What parents need to know
Parents Need to Know
Parents need to know that this is a very disturbing book -- and it is meant to be. The plot deals with the realities of being Jewish in Nazi-occupied Poland during World War II, as seen through the eyes of an innocent child forced to steal food and change his name to survive on the streets. There are also mentions of human torture, explosions, death and, of course, the Holocaust.
What's the story?
He's a boy who has lived on the streets of Warsaw as long as he can remember. He remembers no name, other than Stopthief, no parents, no home. But he's small and quick, so he manages to find enough to eat, and places to sleep -- until the Nazis come.
By then he has a name, Misha, given to him by another street boy. He has also befriended a girl, Janina, who has a family. So when Janina's family is herded into the newly created Jewish ghetto, Misha goes with them. He is able to slip in and out of the ghetto at will, so he brings food for Janina's family, as well as for Dr. Korczak's orphanage. But even for a survivor like Misha, conditions soon become unbearable -- and Misha must decide where he belongs.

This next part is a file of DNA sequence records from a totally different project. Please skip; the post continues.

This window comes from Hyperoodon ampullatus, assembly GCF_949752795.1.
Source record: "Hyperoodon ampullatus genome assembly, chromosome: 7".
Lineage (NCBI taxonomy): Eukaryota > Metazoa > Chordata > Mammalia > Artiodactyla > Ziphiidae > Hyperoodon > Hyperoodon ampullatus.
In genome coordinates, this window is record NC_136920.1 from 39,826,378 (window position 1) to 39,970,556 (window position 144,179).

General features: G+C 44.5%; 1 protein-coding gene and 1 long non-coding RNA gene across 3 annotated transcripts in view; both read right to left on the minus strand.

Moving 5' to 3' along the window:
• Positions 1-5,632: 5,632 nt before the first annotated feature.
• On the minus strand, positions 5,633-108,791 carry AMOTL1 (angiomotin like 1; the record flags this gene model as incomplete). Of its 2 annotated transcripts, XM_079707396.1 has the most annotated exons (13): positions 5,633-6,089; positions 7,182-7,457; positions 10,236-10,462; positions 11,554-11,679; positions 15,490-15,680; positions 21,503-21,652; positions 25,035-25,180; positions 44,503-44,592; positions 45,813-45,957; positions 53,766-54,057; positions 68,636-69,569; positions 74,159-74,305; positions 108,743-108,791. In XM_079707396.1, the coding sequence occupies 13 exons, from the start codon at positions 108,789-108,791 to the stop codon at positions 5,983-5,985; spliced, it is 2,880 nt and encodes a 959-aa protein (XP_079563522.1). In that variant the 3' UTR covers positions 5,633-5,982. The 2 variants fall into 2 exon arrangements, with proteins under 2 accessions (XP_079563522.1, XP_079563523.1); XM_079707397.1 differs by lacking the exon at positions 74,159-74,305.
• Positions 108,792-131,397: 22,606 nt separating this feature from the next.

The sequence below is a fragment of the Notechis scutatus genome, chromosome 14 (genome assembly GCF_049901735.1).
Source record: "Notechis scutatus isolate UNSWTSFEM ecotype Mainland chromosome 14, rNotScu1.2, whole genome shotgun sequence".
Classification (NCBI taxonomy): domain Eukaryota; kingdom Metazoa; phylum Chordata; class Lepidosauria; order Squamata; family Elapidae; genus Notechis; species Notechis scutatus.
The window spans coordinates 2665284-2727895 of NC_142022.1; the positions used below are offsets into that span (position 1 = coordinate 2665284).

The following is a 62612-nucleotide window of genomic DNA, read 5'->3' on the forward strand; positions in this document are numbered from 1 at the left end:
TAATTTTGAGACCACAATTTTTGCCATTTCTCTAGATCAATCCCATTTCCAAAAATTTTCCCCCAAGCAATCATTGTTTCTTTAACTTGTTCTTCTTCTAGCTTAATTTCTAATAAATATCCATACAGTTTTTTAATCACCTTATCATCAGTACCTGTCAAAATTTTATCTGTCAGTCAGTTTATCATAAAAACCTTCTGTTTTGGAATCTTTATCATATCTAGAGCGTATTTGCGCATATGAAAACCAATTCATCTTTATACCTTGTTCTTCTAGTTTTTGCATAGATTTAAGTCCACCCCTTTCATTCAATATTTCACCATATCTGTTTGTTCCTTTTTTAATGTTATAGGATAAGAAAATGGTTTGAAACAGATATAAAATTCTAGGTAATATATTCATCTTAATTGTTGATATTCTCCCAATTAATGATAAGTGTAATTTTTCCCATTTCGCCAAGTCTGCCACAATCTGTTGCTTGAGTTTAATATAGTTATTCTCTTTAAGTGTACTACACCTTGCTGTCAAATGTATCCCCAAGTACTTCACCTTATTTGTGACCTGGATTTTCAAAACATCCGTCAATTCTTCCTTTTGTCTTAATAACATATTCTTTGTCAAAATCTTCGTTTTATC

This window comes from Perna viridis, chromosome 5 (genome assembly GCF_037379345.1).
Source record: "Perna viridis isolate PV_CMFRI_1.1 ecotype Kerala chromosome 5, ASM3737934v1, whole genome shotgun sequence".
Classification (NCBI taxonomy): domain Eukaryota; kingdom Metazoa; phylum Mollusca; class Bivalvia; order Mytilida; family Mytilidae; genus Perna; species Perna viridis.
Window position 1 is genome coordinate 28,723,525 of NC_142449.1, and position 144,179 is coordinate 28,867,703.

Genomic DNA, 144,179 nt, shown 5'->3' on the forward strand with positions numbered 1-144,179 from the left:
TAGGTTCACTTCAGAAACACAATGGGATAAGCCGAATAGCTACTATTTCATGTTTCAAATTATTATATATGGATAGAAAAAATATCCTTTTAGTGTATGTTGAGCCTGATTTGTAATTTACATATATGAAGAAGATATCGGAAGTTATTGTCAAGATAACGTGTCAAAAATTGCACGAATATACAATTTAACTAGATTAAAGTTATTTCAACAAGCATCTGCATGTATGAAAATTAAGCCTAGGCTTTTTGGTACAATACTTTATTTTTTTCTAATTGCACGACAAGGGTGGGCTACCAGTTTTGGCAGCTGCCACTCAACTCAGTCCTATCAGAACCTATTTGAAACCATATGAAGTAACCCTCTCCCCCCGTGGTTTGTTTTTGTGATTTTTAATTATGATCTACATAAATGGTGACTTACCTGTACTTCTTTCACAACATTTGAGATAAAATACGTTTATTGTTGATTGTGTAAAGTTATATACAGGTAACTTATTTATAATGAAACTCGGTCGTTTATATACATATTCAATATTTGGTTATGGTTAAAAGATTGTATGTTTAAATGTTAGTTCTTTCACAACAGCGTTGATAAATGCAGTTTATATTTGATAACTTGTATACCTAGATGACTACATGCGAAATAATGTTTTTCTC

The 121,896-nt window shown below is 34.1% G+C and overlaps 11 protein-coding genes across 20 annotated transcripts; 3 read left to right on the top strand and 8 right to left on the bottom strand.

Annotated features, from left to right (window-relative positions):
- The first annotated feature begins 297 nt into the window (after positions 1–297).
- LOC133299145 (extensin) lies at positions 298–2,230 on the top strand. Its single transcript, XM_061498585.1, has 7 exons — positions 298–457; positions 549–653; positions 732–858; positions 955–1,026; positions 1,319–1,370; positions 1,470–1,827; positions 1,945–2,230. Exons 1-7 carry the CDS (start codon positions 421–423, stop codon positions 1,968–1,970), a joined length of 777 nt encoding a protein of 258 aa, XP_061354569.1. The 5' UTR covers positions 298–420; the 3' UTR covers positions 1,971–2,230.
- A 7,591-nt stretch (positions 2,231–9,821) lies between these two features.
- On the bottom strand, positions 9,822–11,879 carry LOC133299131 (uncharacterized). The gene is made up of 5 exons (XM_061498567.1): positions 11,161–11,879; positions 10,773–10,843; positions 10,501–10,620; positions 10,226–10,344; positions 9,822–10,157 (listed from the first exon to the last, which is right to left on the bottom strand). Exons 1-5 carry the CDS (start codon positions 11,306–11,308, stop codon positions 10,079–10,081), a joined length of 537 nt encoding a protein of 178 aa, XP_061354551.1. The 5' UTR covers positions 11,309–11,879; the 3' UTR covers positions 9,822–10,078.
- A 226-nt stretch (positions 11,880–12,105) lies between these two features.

Is it any good?
This is a well-written book about the Holocaust, it's worthwhile and valuable. Yet coming from Jerry Spinelli, it is still somewhat disappointing. This is an author who is known for highly original and stylized fiction that packs an emotional wallop. But this straightforward novel keeps the reader at a certain emotional distance, and provides little historical context, either in the story or in any author's notes or even references. Children reading it, who do not already know about the Holocaust, will not find it very informative. The story moves right along, keeping the reader turning the pages but it somehow doesn't pack a huge emotional punch. Perhaps Spinelli was trying to protect his readers a bit. If so, he has been too successful.
Families can talk about...
Families can talk about the real-life events that led to the circumstances described in the story . Why were Jewish people singled out by Adolf Hitler and the Nazis?
What other types of people were targeted for imprisonment in Nazi"death camps"?
What would it have been like to be Jewish during thistime?
What types of sacrifices would Jewish families have had to makein order to survive? In terms of the book, how do you think Mischamanages to remain hopeful despite the horrors of the Holocausthappening around him?
Would you have been able to survive on your ownas he did?